In March 1947, the Air Station was placed in caretaker status.  The hurricane of 1947 did severe damage to the Air Station, especially the wartime built facilities, and the land, hangar, seaplane ramps, original barracks and mess hall were turned over to the city of Biloxi.  These were used by elements of the Mississippi Army National Guard for several years.

Most of the station's personnel, aircraft and equipment were transferred to other Coast Guard Air Stations.  One of the station's aircraft (PBY-5A 46502) and a crew were established as a detachment at Keesler.  The crew consisted of LT F. L. Riggs, (a former enlisted pilot - CG Aviator #108 - from the class of 1935), as Officer in Charge, Aviators A. Flanagan and Handley, Enlisted Pilot E. P. Ward, Aviation Machinist Mates J. Green, J. Pierce, and H. Holloway, Aviation Radio Men G. Boggs, J. Brooks, and C. Tornel, and Aviation Ordnanceman C. Fuller.  The Keesler detachment continued until late 1966 by which time the Coast Guard established new air stations at Bates Field at Mobile, AL, and the Naval Reserve Air Station at Belle Chasse, LA.

About 0600, 30 March 1947, PBY-5A 46502 of the Keesler detachment responded to a request for an emergency medical evacuation of an injured crew member from a freight ship more than 200 miles out in the Gulf of Mexico.  Pilots Riggs and Flanagan, with aircrew members Green, Pierce, Fuller, and Aviation Radioman J. B. Camet arrived over the ship about 0900, and made the necessary preparations for an open sea landing.  A moderate sea with long ocean swells three feet high required much attention and skill to make a successful landing and take off.

This was a very skilled aircrew with numerous open sea landings to their credit.  A full stall power on landing was successfully made, but the aircraft suffered hull damage along with many popped and sheared off rivets causing moderate to severe leaking.  The aircrew plugged many of the rivet holes with plugs made from various pieces of wood in the aircraft.

Meanwhile, the ship lowered one of its lifeboats with the patient in a Stokes Litter.  The lifeboat had no engine and the crew members rowed across to the PBY.  Without waiting for the aircrew to inflate a rubber life raft to use in transferring the patient from the lifeboat to the aircraft, the lifeboat rammed into the left side entrance blister damaging it severely.

As the patient was transferred into the PBY, the boat crew allowed the lifeboat to get under the tail plane surfaces, causing additional damage and jamming the aircraft rudder full right.  The lifeboat pulled away and returned to the ship, which prepared to get underway.  Pilot Riggs told the ship's captain to stand by as the aircraft was in serious trouble, made much worse when the ship drifted down against the bow of the PBY, causing more damage.

The sea conditions continued to worsen, the swell increased to six and eight feet.  The wind increased to more than 15 knots, and it began to rain heavily.  The 165-foot cutter USCGC TRITON, en route from Corpus Christi to New Orleans for a major overhaul, was diverted to assist PBY 46502.  It arrived just before dark, and the first order of business was to transfer the patient by the TRITON's lifeboat to the cutter for medical attention.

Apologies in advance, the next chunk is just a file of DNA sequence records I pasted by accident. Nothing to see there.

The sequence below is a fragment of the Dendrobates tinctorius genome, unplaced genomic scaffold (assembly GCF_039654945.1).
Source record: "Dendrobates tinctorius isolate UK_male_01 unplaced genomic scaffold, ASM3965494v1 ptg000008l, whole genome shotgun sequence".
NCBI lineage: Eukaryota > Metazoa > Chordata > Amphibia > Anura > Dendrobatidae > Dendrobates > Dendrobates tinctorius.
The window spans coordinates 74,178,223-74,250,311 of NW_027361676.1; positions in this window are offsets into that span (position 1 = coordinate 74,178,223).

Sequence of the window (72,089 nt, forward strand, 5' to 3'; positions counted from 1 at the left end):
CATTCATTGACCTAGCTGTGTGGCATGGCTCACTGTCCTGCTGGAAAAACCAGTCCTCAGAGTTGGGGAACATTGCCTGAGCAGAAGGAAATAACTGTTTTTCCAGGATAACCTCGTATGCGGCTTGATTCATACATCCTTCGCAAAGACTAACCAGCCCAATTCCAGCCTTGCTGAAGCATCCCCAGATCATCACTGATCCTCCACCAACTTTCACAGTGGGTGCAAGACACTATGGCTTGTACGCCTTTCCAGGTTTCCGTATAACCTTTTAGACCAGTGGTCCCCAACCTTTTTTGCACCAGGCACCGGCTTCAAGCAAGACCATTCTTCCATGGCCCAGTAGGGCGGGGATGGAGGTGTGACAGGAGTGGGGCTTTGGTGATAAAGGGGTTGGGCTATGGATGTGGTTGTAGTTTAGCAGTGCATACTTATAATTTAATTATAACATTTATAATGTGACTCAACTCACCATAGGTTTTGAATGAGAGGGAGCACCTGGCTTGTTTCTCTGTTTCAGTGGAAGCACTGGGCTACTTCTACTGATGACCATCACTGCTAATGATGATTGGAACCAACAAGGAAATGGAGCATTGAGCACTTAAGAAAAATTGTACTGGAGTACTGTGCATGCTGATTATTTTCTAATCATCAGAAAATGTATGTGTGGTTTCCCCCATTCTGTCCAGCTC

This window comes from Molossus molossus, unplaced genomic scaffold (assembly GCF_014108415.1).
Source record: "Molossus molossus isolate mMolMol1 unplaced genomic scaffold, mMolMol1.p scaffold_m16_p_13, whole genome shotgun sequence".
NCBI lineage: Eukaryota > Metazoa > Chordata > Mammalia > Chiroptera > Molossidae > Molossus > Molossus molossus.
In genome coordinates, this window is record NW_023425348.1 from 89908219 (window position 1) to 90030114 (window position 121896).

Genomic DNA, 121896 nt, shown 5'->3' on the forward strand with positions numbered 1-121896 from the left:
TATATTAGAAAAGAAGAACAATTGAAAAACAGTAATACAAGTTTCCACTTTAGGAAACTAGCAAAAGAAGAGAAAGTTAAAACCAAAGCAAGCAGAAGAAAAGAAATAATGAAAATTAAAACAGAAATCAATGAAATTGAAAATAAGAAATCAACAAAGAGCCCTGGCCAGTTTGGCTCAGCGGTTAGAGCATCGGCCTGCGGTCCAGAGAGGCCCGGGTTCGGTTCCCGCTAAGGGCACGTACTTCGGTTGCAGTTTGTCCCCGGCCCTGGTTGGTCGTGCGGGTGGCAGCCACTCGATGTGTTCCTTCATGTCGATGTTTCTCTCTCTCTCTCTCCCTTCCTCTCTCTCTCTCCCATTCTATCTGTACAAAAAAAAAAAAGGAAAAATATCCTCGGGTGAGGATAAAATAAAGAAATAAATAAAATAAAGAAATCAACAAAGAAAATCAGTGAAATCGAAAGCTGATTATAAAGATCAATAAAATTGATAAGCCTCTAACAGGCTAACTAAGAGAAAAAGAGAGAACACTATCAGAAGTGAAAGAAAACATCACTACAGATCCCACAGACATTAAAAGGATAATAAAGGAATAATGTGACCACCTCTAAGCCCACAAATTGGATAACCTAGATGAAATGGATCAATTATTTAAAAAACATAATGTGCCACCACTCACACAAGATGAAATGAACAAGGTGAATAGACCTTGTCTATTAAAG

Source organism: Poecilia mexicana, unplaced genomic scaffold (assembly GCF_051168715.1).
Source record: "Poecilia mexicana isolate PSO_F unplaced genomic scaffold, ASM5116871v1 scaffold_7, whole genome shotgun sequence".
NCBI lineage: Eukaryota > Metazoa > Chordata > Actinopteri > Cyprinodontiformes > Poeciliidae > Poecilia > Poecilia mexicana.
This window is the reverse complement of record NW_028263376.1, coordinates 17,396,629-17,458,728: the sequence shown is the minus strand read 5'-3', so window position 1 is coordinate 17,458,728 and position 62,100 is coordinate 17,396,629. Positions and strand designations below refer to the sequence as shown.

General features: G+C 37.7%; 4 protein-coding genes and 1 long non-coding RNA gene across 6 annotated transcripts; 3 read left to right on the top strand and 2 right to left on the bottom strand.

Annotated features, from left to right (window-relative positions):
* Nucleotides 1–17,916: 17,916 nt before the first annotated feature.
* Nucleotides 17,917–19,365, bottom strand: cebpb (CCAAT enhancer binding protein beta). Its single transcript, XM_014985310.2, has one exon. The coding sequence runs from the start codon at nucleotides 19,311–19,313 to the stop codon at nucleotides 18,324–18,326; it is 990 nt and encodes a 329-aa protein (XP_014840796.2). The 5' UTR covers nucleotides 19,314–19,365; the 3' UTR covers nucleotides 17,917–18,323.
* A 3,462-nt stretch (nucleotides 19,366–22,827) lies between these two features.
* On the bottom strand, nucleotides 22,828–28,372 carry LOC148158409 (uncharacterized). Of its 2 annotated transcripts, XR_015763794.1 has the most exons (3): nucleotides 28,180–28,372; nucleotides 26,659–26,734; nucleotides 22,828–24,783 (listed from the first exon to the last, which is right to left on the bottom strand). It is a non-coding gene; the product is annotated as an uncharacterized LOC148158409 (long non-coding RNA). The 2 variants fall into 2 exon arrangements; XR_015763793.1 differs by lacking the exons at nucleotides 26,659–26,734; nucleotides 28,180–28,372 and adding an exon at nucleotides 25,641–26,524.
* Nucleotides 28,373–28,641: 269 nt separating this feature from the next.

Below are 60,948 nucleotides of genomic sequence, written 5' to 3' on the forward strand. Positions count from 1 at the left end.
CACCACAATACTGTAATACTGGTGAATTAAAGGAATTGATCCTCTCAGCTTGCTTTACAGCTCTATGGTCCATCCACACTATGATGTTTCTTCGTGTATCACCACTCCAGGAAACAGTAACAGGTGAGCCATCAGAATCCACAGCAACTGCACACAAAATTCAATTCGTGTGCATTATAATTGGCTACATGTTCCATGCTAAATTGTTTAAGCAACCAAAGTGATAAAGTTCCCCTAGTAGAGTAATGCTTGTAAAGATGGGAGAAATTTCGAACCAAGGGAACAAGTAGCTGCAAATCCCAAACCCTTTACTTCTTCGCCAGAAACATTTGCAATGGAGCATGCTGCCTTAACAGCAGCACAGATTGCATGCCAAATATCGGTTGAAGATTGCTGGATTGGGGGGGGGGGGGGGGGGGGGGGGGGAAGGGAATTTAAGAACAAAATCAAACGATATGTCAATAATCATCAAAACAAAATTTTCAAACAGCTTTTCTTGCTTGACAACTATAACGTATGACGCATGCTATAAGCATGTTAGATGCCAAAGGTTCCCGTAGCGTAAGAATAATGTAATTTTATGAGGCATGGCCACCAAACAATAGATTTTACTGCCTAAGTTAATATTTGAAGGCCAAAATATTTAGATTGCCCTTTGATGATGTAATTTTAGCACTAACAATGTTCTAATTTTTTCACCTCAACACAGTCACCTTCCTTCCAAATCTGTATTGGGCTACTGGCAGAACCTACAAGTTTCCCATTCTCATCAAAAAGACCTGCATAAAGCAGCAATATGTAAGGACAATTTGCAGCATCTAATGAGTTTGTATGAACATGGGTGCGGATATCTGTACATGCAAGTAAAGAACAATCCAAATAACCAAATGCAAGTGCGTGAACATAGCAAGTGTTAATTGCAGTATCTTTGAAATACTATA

The aircrew continued to make every effort to repair the damaged aircraft, although everyone was seasick as the sea conditions continued to worsen during the night.

Late the next day, 31 March, after more than 18 hours of attempting to save the PBY, the decision was made to abandon the aircraft and transfer the aircrew to the TRITON.  The PBY sank a short time later and the TRITON proceeded to New Orleans with the patient and the aircrew.  Open sea landings were always hazardous!

Six years later, in July 1953, PBY-5A 46617, again from the Keesler detachment, responded to a request for an emergency medical evacuation of a seaman with a broken leg on a ship near Head of Passes in the Mississippi River.  The PBY apparently struck a submerged obstacle causing the aircraft to water loop, tearing the wing from the fuselage and then sinking.  The pilot, Ensign V. Flick, Aviation Machinist Mate J. C. Netherland, and U.S. Air Force medical technician M. L. Sweet were killed in the crash.  Three other aircrew men survived.

As fate would have it, PBY-5A 46617 had been flying on its last scheduled day of active service - it was to have been replaced that day by a new HU-16 amphibian fresh from the Grumman Aircraft Company.

In 1966, after 41 years, the Coast Guard ceased operations at Keesler Air Force Base, and the Coast Guard departed Biloxi.  That area of the Gulf of Mexico is still patrolled by Cutters and Life Boats operating from Pasacagoula and Gulfport, MS, and aircraft from Air Stations in Mobile, AL, and Belle Chasse, LA.  The site of the original Coast Guard Air Station, Biloxi, is now occupied by a museum of the seafood industry, a nearly forgotten business on a waterfront now wall-to-wall with gambling casinos.

I want to acknowledge the outstanding assistance provided in this endeavor to some truly great people.
J.C. Entrekin, a friend of sixty years who served with both my father and myself, and to his wife Dottie (McCully) who checked many back copies of newspapers and provided many memories and answers.
George H. Boggs who, with Henry White, sank the U-166 in WW-II and provided memories and answers.
Jones R. Pierce who filled in many blanks along with anecdotes and photos.  And who taught me when "a fire is really a fire", among many other things.
Mrs. Constance H. McCabe who shared accounts of her father's (J.R. Henthorn) early flying and rescue missions, and truly great photos.
Captain Gene Davis of the COAST GUARD MUSEUM OF THE NORTHWEST who has compiled a wealth of  Coast Guard information which he is eager to share.
Mr. Kenneth Fountain for his Tony Ragusim photos of early times.
Norbert W. "Bud" Muench for sharing his memories and photos.
Edith Gearing Jenson for memories of the SPAR contributions.
Bill Bacon who was the last enlisted man at Biloxi.
Jack Shea, Guion Prince, James R. Lee and Stan Sagers who have given me much encouragement.
My wife, Patricia, for her typing and help.
My son Ted, Major, USAF, Ret., for his encouragement and for the final editing and formatting.